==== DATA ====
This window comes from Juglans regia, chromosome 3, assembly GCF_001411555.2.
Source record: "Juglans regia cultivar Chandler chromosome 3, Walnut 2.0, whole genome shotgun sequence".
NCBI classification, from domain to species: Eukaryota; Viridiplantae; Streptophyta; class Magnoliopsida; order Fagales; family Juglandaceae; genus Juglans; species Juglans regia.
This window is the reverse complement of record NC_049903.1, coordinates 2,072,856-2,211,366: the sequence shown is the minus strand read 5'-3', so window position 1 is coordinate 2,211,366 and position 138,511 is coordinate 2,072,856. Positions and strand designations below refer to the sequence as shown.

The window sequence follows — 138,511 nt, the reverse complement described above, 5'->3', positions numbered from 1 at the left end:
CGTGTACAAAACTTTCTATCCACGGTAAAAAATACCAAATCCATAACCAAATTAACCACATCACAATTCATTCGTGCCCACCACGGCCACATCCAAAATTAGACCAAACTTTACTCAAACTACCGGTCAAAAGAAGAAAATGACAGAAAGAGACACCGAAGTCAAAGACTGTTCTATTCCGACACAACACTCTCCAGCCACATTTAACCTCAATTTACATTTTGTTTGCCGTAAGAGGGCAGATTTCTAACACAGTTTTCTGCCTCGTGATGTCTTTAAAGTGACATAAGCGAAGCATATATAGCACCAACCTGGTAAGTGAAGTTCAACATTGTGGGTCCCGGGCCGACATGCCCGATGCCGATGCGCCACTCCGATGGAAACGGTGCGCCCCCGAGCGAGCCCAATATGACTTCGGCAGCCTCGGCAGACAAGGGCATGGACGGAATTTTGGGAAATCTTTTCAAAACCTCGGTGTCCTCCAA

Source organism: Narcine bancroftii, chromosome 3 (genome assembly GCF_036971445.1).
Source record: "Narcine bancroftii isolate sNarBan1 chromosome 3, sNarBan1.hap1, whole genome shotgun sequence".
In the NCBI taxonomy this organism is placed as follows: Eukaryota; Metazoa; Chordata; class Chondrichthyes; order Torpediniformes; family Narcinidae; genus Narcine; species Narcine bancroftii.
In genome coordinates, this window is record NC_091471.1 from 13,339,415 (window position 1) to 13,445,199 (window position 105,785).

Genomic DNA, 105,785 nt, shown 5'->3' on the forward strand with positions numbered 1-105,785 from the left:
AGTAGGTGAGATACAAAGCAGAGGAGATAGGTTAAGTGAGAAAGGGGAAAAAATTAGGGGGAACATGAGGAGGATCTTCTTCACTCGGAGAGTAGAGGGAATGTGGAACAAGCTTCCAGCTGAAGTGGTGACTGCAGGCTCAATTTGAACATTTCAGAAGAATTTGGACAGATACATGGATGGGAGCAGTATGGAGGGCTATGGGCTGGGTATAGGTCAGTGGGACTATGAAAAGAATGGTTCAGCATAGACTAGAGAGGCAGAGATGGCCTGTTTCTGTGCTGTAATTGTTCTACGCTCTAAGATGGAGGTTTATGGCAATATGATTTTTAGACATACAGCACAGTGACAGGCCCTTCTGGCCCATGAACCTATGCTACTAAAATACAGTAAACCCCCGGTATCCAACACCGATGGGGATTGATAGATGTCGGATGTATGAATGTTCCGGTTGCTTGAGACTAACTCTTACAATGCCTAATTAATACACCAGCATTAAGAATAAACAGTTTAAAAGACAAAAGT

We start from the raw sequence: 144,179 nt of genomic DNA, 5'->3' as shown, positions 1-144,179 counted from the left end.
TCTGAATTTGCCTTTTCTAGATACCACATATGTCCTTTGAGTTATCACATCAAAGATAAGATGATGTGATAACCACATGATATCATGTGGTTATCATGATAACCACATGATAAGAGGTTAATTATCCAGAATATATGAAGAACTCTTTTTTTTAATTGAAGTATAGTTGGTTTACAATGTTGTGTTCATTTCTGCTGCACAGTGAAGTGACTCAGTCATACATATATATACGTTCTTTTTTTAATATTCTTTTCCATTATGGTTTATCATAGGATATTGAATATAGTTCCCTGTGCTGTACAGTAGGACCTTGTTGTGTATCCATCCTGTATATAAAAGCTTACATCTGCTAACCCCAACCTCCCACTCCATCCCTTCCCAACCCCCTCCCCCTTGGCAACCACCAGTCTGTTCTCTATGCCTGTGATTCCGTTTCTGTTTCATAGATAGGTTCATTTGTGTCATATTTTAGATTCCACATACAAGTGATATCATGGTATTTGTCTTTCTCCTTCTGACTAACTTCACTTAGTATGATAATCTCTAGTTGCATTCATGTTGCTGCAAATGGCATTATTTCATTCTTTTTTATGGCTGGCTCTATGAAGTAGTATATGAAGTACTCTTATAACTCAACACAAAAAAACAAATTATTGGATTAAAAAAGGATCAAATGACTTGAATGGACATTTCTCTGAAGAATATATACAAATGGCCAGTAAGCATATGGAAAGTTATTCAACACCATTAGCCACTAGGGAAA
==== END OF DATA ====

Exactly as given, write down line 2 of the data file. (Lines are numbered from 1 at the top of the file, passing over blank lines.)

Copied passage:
Source record: "Juglans regia cultivar Chandler chromosome 3, Walnut 2.0, whole genome shotgun sequence".